Quest Password Manager includes a Graphical Identification and Authentication (GINA) Group Policy template, which allows you to add the configuration settings for this application to your domain Group Policy. You can customize not only the template's look and position on the screen, but also the behavior of the client application. For example, you can force the use of HTTP Secure (HTTPS), statically assign the recovery center URL, or configure proxy settings.
Quest Password Manager requires a full SQL Server installation (not just SQL Server Express Edition), with SQL Server Reporting Services (SRSS) installed as well. If you don't have a SQL Server installation available, you'll need to add the price of SQL Server to your cost analysis. On the up side, you'll have SRSS to review all the information that is available in Quest Password Manager.
Another Quest Password Manager feature is the ability to assign a temporary passcode to users who haven't gone through the enrollment process. These passcodes can be configured to expire within a set amount of time. Just be careful with this feature; anyone with access to the Help desk portal can assign a passcode, then enroll and reset any account that the Quest Password Manager service account has permission to change. If you decide to use this feature, be sure to delegate the service account correctly. Otherwise, your Help desk staff might have much more access than you intended. The passcode feature is turned off by default.
Quest Password Manager
NetWrix Password Manager
NetWrix Password Manager (which Figure 4 shows) installs on Windows XP Service Pack 3 (SP3) or later. After the installation, I only needed to adjust the authentication in IIS to enable Windows authentication.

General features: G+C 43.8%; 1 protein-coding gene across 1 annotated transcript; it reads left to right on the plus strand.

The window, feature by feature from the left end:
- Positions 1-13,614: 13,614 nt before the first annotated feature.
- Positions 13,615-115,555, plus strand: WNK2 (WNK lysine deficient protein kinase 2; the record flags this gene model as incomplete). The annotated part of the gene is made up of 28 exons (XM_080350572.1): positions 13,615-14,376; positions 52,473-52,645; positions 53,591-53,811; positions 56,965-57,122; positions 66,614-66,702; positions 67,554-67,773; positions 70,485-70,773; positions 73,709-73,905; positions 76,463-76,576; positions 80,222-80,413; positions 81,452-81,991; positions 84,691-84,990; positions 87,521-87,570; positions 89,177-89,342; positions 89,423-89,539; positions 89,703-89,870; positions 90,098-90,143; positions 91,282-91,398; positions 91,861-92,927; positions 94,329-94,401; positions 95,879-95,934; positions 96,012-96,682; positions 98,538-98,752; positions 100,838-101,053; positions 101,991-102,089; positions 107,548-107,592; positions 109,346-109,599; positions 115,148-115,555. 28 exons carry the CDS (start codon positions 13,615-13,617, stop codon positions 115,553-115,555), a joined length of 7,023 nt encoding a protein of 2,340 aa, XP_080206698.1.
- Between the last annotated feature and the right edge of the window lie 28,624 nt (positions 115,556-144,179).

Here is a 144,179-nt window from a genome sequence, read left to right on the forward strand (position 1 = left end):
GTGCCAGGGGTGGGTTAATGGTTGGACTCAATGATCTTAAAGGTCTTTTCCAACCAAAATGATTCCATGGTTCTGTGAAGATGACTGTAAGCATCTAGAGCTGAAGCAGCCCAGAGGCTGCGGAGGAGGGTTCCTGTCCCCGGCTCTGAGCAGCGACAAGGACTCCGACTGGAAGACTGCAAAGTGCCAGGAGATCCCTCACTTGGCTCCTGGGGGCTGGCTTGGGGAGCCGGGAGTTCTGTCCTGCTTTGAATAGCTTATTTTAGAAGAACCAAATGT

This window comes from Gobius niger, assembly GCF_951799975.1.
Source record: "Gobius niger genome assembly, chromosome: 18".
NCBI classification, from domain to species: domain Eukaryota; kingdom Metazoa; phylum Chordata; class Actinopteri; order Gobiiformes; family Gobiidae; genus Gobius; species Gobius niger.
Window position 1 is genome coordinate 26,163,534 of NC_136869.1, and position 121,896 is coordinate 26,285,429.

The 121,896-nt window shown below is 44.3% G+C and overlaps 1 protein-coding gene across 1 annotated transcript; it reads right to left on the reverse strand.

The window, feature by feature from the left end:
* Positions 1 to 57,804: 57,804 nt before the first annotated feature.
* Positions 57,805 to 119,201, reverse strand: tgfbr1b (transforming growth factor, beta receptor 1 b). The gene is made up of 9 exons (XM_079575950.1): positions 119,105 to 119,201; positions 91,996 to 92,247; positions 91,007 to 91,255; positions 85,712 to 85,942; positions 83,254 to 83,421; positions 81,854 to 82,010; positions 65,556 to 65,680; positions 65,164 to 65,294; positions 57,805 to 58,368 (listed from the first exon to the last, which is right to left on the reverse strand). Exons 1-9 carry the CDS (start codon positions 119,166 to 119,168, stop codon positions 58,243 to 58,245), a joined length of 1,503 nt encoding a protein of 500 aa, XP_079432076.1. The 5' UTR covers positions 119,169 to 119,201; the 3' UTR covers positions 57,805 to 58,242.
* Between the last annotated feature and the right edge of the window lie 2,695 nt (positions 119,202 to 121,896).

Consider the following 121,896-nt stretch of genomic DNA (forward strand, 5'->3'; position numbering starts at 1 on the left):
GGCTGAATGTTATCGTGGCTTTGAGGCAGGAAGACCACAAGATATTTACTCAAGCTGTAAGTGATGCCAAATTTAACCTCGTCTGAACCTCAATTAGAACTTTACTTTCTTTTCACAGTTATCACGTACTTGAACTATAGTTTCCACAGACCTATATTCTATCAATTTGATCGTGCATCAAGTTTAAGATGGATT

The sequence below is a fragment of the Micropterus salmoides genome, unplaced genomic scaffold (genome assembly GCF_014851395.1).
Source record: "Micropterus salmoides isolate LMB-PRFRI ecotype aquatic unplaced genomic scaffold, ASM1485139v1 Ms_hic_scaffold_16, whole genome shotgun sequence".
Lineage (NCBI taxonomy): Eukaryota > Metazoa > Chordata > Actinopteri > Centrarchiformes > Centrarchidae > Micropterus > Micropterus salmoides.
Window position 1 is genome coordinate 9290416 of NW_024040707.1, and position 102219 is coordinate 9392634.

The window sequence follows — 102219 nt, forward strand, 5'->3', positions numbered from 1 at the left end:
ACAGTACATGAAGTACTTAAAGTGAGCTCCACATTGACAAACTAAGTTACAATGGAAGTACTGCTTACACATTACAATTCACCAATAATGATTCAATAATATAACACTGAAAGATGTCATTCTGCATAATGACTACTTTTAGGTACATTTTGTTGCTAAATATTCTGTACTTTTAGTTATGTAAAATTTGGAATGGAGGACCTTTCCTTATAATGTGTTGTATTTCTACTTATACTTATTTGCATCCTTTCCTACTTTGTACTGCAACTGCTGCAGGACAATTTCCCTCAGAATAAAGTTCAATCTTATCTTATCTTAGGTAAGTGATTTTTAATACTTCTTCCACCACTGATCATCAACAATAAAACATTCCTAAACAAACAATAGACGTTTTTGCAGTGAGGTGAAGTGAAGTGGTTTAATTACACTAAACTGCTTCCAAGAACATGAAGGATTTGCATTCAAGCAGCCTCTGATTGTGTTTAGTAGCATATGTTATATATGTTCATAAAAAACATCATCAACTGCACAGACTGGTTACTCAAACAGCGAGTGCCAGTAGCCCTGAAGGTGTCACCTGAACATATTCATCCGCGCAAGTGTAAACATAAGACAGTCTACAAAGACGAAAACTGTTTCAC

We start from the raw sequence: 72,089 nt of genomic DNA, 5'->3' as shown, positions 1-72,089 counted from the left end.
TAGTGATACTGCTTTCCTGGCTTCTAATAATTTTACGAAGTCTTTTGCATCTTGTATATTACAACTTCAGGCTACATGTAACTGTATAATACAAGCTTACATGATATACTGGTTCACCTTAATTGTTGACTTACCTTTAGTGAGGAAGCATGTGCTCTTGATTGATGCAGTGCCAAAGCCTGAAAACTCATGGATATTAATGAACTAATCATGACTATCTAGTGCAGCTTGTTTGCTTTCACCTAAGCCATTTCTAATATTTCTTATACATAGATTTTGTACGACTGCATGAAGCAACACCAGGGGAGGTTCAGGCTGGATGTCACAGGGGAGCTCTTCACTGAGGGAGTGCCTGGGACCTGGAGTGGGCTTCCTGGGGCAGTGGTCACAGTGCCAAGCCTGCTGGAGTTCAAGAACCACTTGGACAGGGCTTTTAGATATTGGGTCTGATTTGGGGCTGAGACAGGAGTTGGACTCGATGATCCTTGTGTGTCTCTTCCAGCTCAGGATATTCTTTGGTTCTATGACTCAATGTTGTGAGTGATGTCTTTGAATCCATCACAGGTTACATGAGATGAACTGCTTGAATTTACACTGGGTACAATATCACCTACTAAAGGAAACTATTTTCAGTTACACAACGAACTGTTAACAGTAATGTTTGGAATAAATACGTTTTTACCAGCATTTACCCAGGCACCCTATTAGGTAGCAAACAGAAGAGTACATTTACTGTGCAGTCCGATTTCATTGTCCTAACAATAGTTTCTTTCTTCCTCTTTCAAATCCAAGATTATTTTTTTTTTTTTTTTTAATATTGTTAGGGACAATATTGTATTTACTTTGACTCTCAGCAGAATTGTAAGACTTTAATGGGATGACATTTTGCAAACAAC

After the installation, NetWrix Password Manager is very simple and intuitive. You can choose from a list of verification questions, make up your own, or allow end users to make up their own questions. Custom questions and answers can be required to be a minimum length, and all answers can be required to be unique. During the installation, the product creates an AD group called NetWrix Account Help Desk. Adding users to this group gives them the ability to use the Help desk web portal to assist other users with resetting passwords or unlocking accounts.
Unique to NetWrix Password Manager is a disconnected-mode password reset. The disconnected-mode reset enables the GINA extension on the Windows logon screen to reset a user's cached password, even when the user isn't connected to the domain. This could be a key feature for companies with large numbers of mobile users but does require the GINA extension to be installed locally.
NetWrix Password Manager also comes with a user-data import process that can be used to prepopulate the information that is needed during user enrollment, making the enrollment process easier for end users.
NetWrix also offers a freeware version for as many as 50 enrolled users.
NetWrix Password Manager
Web Active Directory's PeoplePassword
Web Active Directory's PeoplePassword (which Figure 5 shows) is another product that works with IIS and SQL Server. However, in this case you can use SQL Server 2005 or later, including SQL Server Express Edition if you don't already have and don't want to pay for SQL Server.
Web Active Directory has done a nice job with the enrollment process in PeoplePassword. This product comes with the ability to import all necessary user information so that you can enroll users into the system without any involvement on their part.
In addition to the core functionality that all the products provide, PeoplePassword has the unique ability to collect an alternate email address during the enrollment process. This address can then be used to send a password-reset code during the password-reset process. The ability to collect an alternate email address and send the password-reset code can be turned on or off, simply by checking a box in the password-reset profile settings. However, you can't require the verification questions to be answered before sending the password-reset email -- an improvement that some companies might want before using this feature.